Lee Flying Association and the Solent Airport D-Day 75 Event

Lee Flying Association and the Solent Airport D-Day 75 Event

Join the Lee Flying Association: http://www.eghf.co.uk

Lee Flying Association and the Solent Airport D-Day 75 Event

In this video I explain the role played by the Lee Flying Association in the D-Day 75 celebrations held at Solent Airport on the weekend of June 8th and 9th 2019.

From the outset the Lee Flying Association members were keen to participate in the organisation of this special event.

The LFA had been instrumental in the success of the 70th anniversary of D-Day in 2014, so they offered their services to Fareham Borough Council, the organisers of the 2019 event.

Solent Airport, formerly HMS Daedalus, was a hive of activity during the preparations for Operation Overlord.

It was the most active airfield on the south coast with well over 400 aircraft movements on D-Day itself.

With 10 Squadrons based at the airfield its runways launched Spitfires, Seafires, Mustangs, and Typhoons, flown by pilots from the Fleet Air Arm, the Royal Air Force, the Royal Canadian Air Force, and the US Navy.

On June 3rd, 2019, three directors from the Lee Flying Association, Terry Combes, David Pinhorne, and Jock Thompson, met veteran and current paratroopers who arrived on a Brittany Ferry at Portsmouth ferry terminal en route to Duxford airfield in Cambridgeshire.

At Duxford the Paras boarded Dakota aircraft which transported them over the Channel to take part in the Daks Over Normandy event.

Meanwhile, on the following weekend, the LFA ran a stall at the Solent Airport event.

The LFA stall proved very popular, and many people were informed of the LFA and the work it has done and continues to do for the airfield.

Just as in 1944, weather played a crucial part in the proceedings.

The strong winds of Saturday 8th June meant that many of the planned air displays had to be cancelled.

However, a flying display by a gyrocopter pilot demonstrated the resilience and maneuverability of these aircraft.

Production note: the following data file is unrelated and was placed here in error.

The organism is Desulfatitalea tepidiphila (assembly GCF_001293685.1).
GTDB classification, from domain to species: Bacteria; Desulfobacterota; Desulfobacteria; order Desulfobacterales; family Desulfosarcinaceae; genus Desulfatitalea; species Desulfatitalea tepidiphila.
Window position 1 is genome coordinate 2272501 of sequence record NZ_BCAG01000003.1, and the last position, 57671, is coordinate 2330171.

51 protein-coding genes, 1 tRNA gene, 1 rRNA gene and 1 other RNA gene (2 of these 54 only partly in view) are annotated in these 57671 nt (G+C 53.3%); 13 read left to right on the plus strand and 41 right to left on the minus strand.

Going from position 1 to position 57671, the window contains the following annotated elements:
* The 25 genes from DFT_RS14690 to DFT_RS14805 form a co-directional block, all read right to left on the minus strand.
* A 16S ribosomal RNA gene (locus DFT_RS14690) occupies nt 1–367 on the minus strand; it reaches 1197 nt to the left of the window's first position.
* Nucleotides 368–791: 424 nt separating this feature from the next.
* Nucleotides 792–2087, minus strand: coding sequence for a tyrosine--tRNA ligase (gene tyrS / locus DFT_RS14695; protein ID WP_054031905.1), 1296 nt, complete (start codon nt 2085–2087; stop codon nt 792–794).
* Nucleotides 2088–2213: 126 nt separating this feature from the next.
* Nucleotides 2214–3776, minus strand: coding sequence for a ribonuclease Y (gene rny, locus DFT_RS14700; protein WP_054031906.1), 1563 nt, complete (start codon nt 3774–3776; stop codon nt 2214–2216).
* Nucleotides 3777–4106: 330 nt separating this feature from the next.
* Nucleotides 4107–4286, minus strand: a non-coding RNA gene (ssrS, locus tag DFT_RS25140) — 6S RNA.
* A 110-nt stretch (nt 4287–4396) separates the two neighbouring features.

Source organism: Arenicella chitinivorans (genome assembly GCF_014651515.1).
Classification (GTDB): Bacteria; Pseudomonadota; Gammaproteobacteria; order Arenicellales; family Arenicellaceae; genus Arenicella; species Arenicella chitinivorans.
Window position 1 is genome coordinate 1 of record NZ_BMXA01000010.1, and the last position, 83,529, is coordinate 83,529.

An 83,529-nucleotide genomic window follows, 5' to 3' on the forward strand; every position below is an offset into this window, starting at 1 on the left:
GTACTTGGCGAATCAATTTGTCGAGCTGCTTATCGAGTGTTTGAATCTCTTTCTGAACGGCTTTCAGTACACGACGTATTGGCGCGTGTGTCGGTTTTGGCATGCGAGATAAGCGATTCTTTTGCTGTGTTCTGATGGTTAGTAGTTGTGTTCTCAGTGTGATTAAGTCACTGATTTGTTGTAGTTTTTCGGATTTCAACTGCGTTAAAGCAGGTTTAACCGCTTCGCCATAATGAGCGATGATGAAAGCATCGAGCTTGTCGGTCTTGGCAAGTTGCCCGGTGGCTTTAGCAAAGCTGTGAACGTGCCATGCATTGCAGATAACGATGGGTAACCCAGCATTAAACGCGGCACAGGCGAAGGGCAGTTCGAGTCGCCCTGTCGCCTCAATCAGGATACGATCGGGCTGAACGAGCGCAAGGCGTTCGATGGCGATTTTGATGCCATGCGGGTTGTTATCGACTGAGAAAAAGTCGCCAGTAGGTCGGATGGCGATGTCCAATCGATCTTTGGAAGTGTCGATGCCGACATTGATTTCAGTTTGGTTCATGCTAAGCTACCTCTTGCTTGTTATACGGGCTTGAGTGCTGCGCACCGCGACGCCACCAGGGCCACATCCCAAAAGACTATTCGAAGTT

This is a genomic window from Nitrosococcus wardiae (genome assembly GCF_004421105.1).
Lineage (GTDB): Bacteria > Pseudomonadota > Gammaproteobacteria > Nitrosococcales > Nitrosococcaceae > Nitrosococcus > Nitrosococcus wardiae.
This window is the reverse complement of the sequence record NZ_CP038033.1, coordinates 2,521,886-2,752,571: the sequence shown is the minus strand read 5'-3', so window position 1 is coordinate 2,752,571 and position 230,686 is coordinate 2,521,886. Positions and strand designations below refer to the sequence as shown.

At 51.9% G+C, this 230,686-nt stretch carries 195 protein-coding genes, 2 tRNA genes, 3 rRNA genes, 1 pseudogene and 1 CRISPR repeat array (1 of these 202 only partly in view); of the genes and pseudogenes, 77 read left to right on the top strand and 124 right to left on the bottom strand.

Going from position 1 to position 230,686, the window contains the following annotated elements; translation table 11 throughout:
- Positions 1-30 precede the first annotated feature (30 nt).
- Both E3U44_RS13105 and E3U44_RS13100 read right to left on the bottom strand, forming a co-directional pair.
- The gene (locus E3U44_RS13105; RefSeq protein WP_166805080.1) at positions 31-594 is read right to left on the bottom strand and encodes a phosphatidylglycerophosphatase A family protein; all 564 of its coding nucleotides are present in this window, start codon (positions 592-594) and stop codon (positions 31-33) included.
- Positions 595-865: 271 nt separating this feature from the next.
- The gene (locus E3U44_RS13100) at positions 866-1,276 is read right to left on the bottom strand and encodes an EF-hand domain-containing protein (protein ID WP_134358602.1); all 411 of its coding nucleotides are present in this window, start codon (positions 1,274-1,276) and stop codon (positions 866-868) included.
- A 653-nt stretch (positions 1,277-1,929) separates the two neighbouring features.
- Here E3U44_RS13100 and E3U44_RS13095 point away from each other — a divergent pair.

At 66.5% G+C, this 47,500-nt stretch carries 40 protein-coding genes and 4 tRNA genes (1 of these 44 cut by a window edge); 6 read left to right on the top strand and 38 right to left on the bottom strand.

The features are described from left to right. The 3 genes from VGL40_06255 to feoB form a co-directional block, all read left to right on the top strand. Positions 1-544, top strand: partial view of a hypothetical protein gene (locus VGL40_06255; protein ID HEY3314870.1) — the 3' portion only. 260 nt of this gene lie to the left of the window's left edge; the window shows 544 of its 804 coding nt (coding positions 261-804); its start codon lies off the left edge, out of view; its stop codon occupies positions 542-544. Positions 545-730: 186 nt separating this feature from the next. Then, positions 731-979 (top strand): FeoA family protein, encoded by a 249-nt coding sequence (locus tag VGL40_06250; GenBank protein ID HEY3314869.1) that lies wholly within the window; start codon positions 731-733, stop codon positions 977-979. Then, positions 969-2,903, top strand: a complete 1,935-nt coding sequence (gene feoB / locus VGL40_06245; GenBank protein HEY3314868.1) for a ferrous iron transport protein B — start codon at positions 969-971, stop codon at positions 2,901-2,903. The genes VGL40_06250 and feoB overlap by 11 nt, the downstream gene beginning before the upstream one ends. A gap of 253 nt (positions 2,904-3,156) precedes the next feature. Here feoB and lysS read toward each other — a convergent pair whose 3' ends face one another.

Spectators were also treated to an air display by a Griffon engined Mk XIV Spitfire, registration G-SPIT.

And later on the Saturday there were further displays by two vintage Army helicopters.

Earlier, the Red Arrows took time out of their busy schedule to fly past the airfield, leaving red, white, and blue trails.

On the Sunday the weather was much better so the entire schedule of flying displays was completed, which included the Great War Display Team.

So all in all it was another successful commemoration of the events of early June 1944 and the Lee Flying Association members were very glad to have taken part.

Lee Flying Association (LFA) is a not-for-profit members organisation that works to ensure the retention of Solent Airport for public aviation and community uses.

And you can be part of this association and enjoy the many benefits of membership.

Whether you’re a pilot, aircraft owner, or someone who is just interested in aviation or even just the history of the airfield you are welcome to join the LFA.

You can find out more and apply for your membership at the LFA website:

Or simply email the Chairman at membership@eghf.co.uk

Join the LFA and be part of the ongoing aviation success story at Solent Airport.


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British Airways vs Virgin Atlantic – Which is the better airline?

British Airways vs Virgin Atlantic – Which is the better airline?

British Airways vs Virgin Atlantic - Which is the better airline?

British Airways vs Virgin Atlantic – Which is the better airline?

In this post/video (scroll down for the video) I compare British Airways and Virgin Atlantic.

I’ll take a quick look at the routes, cabins, service, food, loyalty benefits, customer service, and brand.